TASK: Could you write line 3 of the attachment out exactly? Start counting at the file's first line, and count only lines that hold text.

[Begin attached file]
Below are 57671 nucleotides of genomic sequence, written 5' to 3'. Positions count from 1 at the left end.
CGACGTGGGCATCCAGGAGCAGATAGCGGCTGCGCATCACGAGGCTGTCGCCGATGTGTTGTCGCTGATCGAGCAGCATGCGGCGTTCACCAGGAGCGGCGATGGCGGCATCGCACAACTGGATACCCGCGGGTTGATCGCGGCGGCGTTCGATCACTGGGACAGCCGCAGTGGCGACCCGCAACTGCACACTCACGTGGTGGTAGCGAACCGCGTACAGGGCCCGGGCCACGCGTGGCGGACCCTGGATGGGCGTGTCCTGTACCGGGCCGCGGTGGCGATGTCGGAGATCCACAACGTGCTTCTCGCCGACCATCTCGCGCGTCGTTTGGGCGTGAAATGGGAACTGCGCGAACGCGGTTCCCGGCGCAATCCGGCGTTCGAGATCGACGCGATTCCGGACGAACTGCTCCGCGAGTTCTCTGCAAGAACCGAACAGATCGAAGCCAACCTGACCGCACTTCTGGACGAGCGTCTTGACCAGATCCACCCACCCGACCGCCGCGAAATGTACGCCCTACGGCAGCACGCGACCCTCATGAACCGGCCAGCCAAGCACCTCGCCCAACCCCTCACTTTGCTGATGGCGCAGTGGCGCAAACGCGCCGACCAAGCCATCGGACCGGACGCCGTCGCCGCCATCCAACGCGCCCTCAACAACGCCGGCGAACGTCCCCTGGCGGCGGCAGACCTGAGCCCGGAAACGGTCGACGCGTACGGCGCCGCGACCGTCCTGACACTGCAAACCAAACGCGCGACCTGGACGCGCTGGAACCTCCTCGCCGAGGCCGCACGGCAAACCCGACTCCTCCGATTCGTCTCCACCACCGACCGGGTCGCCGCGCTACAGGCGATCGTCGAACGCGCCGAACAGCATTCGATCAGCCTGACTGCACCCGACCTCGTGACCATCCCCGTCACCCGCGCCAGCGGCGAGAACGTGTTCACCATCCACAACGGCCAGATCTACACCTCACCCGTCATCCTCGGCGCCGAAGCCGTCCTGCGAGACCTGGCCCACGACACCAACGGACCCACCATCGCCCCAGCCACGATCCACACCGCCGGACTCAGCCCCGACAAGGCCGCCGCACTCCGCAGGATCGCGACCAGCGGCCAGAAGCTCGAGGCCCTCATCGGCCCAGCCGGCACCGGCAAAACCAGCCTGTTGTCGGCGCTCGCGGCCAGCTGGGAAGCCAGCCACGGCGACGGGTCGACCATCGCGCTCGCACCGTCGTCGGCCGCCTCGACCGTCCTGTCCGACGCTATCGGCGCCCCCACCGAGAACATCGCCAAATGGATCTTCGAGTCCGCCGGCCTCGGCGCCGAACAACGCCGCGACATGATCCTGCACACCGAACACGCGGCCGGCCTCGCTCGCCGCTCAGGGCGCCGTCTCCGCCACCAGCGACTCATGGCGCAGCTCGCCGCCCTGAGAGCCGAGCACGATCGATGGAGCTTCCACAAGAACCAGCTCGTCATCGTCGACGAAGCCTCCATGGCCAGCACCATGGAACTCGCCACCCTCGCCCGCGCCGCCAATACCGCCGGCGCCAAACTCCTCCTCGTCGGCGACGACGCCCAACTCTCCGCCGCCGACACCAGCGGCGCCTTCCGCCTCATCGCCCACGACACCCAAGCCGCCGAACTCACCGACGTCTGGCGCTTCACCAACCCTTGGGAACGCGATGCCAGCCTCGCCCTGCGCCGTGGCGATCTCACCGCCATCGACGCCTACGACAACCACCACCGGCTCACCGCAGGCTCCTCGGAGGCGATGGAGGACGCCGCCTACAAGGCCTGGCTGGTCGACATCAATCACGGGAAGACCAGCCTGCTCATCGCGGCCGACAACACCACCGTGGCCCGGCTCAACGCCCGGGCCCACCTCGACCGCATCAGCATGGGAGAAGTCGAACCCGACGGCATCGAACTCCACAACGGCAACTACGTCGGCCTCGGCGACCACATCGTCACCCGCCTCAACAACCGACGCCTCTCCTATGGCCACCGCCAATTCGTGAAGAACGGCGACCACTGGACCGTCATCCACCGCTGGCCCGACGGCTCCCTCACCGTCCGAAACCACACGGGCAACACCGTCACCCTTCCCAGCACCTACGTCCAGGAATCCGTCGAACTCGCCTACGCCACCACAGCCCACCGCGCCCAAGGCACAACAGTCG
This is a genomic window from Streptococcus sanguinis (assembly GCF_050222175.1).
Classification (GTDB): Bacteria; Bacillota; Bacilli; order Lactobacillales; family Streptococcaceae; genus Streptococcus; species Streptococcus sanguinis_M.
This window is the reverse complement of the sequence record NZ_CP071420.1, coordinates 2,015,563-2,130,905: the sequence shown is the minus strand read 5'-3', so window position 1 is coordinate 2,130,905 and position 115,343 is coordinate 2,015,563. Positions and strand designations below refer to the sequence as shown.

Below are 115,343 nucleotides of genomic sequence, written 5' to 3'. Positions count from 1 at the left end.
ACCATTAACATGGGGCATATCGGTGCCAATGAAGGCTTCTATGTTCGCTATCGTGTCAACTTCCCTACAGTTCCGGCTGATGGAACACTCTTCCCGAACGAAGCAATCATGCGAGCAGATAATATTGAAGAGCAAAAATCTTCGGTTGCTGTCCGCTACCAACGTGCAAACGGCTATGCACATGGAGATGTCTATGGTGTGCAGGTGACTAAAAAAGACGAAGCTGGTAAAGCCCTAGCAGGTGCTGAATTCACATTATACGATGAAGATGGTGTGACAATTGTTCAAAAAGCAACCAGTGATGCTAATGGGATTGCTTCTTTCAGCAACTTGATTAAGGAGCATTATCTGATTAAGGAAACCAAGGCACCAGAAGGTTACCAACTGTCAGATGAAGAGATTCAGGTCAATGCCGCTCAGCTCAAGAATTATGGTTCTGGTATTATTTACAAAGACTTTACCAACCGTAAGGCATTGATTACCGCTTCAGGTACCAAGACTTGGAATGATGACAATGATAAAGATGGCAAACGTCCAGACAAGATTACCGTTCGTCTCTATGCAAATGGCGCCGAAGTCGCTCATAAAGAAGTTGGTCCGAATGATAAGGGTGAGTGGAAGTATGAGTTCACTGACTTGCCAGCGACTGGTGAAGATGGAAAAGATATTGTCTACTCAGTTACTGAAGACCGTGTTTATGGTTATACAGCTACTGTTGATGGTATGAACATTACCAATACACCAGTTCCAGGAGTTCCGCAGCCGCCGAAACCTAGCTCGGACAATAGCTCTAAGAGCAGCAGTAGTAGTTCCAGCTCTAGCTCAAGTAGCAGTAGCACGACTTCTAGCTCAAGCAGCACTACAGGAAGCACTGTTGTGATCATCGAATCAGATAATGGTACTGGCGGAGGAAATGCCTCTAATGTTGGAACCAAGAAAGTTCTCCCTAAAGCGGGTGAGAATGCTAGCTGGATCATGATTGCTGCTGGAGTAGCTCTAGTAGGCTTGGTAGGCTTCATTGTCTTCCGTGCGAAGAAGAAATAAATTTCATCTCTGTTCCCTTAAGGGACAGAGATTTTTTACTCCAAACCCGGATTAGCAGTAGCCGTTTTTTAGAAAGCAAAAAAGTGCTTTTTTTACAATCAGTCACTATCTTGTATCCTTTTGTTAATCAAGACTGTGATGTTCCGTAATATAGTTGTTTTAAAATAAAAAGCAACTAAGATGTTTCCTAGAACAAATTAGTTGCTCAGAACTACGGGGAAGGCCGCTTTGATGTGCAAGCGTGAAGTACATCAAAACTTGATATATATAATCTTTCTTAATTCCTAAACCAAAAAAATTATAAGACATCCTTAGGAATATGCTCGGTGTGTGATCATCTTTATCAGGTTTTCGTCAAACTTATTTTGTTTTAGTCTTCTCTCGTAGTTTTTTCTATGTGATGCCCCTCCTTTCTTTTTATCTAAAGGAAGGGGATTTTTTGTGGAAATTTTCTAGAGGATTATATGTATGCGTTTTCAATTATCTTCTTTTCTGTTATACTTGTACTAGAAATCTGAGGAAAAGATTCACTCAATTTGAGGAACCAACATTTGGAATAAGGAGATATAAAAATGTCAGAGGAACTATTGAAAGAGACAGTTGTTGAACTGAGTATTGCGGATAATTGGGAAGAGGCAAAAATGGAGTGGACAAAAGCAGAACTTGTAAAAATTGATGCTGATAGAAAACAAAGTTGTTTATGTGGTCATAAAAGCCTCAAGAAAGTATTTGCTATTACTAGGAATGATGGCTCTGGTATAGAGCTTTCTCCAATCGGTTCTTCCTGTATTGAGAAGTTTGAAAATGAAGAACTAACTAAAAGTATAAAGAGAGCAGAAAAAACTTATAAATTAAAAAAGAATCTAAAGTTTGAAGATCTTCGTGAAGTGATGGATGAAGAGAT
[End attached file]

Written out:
This is a genomic window from Streptococcus sanguinis (assembly GCF_050222175.1).